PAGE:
On Japanese Students

It is generally acknowledged that the level of English proficiency among Japanese -- despite the amount of money spent on EFL in the country -- is below average compared to other countries. What are your views on this?
This is a tough one to answer without descending into gross generalizations. It is true that Japanese TOEFL scores are on average lower than in other developed countries as well as other Asian countries. This is probably due to the fact that more low-level Japanese learners take the TOEFL test as a matter of course than in other countries. This skews the national average to be sure. However, it's also true that certain conditions here in Japan -- cultural, social, educational -- may serve to inhibit learners from attaining a proficiency level more in sync with the number of hours/energy/money they spend on the study of English.

There seems to be a certain cultural ambivalence about foreign language study in general which often translates into governmental and institutional indecision. Teachers are often inadequately trained and overworked; students are often bundled into huge, anonymous, multi-leveled classes that have no chance of success whatsoever--no matter who the teacher might be; the topics, texts and exponents taught and tested often bear no resemblance to that which might be useful or interesting to the learners. Nonetheless, in my thirteen years here, I have also had a large number of excellent students who have attained a good solid proficiency level.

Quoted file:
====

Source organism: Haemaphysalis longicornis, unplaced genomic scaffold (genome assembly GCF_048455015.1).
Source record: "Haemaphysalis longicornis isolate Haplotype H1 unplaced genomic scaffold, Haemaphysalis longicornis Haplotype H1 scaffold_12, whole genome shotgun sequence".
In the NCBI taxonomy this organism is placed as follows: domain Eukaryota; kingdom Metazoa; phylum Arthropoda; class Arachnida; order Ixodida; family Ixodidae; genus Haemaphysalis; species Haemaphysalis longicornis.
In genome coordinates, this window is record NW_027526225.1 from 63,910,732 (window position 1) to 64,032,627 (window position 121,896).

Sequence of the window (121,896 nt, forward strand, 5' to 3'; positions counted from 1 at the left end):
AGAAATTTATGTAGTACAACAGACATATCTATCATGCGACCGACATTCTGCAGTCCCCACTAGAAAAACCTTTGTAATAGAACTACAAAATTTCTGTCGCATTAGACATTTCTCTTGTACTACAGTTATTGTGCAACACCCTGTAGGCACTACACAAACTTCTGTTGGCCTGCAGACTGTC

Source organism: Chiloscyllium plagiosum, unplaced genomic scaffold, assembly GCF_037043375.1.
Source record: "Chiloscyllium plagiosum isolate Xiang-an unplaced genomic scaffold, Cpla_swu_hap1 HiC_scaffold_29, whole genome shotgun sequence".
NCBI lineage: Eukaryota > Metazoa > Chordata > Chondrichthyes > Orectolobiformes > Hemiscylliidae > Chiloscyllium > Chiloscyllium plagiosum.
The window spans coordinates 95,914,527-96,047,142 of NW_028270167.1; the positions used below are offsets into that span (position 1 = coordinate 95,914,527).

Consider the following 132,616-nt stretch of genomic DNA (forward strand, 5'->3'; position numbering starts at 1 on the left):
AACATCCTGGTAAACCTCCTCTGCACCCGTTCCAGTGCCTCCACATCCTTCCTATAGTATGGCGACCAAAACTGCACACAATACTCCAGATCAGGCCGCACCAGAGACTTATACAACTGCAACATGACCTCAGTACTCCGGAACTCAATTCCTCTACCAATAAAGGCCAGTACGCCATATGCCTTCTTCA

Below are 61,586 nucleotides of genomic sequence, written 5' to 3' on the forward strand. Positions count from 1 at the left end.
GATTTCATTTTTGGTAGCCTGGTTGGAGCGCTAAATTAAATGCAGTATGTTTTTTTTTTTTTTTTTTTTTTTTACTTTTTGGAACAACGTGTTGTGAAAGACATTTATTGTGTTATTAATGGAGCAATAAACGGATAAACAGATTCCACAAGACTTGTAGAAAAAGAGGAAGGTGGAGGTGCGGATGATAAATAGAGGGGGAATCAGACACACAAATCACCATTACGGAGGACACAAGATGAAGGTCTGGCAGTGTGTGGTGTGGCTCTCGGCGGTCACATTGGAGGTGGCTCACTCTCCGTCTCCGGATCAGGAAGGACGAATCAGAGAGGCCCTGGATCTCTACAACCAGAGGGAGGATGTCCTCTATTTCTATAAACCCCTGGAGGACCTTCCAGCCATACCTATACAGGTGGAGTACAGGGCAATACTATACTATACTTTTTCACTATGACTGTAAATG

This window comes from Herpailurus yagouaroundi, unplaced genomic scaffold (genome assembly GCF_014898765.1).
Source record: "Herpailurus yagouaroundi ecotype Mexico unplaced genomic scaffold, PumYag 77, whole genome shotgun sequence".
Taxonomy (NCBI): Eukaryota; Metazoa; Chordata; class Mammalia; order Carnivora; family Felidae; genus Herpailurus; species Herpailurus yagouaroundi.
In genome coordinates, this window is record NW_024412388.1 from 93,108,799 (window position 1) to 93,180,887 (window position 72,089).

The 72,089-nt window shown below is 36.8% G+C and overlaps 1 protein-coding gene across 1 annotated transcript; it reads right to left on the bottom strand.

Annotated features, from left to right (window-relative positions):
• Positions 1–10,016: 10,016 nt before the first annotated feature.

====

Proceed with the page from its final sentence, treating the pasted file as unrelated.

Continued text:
How do you compare Japanese students with those of other nationalities you have taught?
Once again, a blanket generalization is dangerous and misleading. However, it's probably fair to say that in my experience Japanese students, compared to others I have taught, do tend to be... more reticent to speak up in class, less likely to volunteer opinions in open discussion, less eager to shed the comfort of rote memorization for the risk of error, more likely to use Japanese instead of English in class when unsupervised on task. These 'tendencies', however, are not 'problems', as far as I'm concerned. They are simply fluid and changeable realities that I must consider when I am writing materials and structuring activities for my own classroom.
What activities or exercises do you do for a class you have met for the first time? Do you have a personal favorite?
I walk into class and don't say anything, I just stand in front of them. I then tell them my first name and ask them to just look at me carefully. I then ask them to write down three statements about me that they think are true, e.g., 'Steve likes Sports' or 'Steve is British'. I remind them not to write statements that are obvious facts, like 'Steve has brown hair." Students then compare their statements with a partner and select the ones they agree with. I then get various students to make the statements outloud to me and I tell them if they are correct or not.